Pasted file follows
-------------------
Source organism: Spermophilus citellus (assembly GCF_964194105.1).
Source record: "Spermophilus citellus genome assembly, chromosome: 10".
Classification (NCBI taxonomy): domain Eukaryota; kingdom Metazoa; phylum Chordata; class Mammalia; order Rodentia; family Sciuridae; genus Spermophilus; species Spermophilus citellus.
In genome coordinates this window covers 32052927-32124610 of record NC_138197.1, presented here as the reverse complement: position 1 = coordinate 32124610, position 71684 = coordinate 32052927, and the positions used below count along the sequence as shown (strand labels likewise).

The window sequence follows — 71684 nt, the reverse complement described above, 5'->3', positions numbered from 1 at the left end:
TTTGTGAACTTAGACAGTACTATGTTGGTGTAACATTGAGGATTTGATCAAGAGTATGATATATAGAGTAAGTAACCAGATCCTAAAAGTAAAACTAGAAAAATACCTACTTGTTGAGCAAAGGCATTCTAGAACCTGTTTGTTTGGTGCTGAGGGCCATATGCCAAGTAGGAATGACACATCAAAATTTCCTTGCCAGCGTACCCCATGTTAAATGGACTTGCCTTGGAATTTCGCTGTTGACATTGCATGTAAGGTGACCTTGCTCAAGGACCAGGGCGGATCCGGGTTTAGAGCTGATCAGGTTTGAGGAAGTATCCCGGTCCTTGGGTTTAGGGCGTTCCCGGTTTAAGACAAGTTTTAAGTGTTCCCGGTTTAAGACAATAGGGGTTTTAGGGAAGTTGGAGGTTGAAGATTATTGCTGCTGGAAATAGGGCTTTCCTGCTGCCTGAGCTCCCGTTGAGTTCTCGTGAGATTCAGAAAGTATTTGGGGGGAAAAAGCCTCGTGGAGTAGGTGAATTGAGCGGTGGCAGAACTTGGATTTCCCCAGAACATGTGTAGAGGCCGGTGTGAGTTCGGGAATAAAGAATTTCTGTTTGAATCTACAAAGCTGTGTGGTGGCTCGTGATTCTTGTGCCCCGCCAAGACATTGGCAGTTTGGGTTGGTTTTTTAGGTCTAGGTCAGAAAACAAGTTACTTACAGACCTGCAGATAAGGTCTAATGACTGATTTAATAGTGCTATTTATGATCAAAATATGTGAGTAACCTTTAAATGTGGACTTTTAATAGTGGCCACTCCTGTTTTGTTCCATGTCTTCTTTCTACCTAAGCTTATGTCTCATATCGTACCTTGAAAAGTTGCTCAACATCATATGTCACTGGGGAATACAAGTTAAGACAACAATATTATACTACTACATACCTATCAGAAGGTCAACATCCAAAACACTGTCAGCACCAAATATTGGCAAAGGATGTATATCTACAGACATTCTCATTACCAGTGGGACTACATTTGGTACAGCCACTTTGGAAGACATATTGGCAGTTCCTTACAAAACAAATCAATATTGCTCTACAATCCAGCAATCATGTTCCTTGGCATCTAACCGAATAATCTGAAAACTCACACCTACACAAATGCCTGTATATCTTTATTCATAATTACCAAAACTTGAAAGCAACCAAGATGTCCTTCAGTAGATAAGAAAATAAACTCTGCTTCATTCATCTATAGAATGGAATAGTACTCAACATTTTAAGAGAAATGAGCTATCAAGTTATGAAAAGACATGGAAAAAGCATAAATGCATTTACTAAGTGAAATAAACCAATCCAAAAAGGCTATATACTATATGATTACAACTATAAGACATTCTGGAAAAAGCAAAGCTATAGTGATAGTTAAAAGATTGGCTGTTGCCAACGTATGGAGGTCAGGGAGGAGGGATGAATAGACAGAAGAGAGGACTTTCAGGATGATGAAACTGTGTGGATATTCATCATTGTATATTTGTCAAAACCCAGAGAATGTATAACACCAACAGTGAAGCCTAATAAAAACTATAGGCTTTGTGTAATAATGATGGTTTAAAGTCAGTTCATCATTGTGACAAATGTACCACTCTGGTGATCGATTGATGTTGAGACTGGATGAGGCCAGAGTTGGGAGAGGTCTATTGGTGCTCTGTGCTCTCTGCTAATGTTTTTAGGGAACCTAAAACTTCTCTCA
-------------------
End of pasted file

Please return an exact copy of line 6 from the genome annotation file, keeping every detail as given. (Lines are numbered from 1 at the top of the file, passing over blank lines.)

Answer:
TTTGTGAACTTAGACAGTACTATGTTGGTGTAACATTGAGGATTTGATCAAGAGTATGATATATAGAGTAAGTAACCAGATCCTAAAAGTAAAACTAGAAAAATACCTACTTGTTGAGCAAAGGCATTCTAGAACCTGTTTGTTTGGTGCTGAGGGCCATATGCCAAGTAGGAATGACACATCAAAATTTCCTTGCCAGCGTACCCCATGTTAAATGGACTTGCCTTGGAATTTCGCTGTTGACATTGCATGTAAGGTGACCTTGCTCAAGGACCAGGGCGGATCCGGGTTTAGAGCTGATCAGGTTTGAGGAAGTATCCCGGTCCTTGGGTTTAGGGCGTTCCCGGTTTAAGACAAGTTTTAAGTGTTCCCGGTTTAAGACAATAGGGGTTTTAGGGAAGTTGGAGGTTGAAGATTATTGCTGCTGGAAATAGGGCTTTCCTGCTGCCTGAGCTCCCGTTGAGTTCTCGTGAGATTCAGAAAGTATTTGGGGGGAAAAAGCCTCGTGGAGTAGGTGAATTGAGCGGTGGCAGAACTTGGATTTCCCCAGAACATGTGTAGAGGCCGGTGTGAGTTCGGGAATAAAGAATTTCTGTTTGAATCTACAAAGCTGTGTGGTGGCTCGTGATTCTTGTGCCCCGCCAAGACATTGGCAGTTTGGGTTGGTTTTTTAGGTCTAGGTCAGAAAACAAGTTACTTACAGACCTGCAGATAAGGTCTAATGACTGATTTAATAGTGCTATTTATGATCAAAATATGTGAGTAACCTTTAAATGTGGACTTTTAATAGTGGCCACTCCTGTTTTGTTCCATGTCTTCTTTCTACCTAAGCTTATGTCTCATATCGTACCTTGAAAAGTTGCTCAACATCATATGTCACTGGGGAATACAAGTTAAGACAACAATATTATACTACTACATACCTATCAGAAGGTCAACATCCAAAACACTGTCAGCACCAAATATTGGCAAAGGATGTATATCTACAGACATTCTCATTACCAGTGGGACTACATTTGGTACAGCCACTTTGGAAGACATATTGGCAGTTCCTTACAAAACAAATCAATATTGCTCTACAATCCAGCAATCATGTTCCTTGGCATCTAACCGAATAATCTGAAAACTCACACCTACACAAATGCCTGTATATCTTTATTCATAATTACCAAAACTTGAAAGCAACCAAGATGTCCTTCAGTAGATAAGAAAATAAACTCTGCTTCATTCATCTATAGAATGGAATAGTACTCAACATTTTAAGAGAAATGAGCTATCAAGTTATGAAAAGACATGGAAAAAGCATAAATGCATTTACTAAGTGAAATAAACCAATCCAAAAAGGCTATATACTATATGATTACAACTATAAGACATTCTGGAAAAAGCAAAGCTATAGTGATAGTTAAAAGATTGGCTGTTGCCAACGTATGGAGGTCAGGGAGGAGGGATGAATAGACAGAAGAGAGGACTTTCAGGATGATGAAACTGTGTGGATATTCATCATTGTATATTTGTCAAAACCCAGAGAATGTATAACACCAACAGTGAAGCCTAATAAAAACTATAGGCTTTGTGTAATAATGATGGTTTAAAGTCAGTTCATCATTGTGACAAATGTACCACTCTGGTGATCGATTGATGTTGAGACTGGATGAGGCCAGAGTTGGGAGAGGTCTATTGGTGCTCTGTGCTCTCTGCTAATGTTTTTAGGGAACCTAAAACTTCTCTCA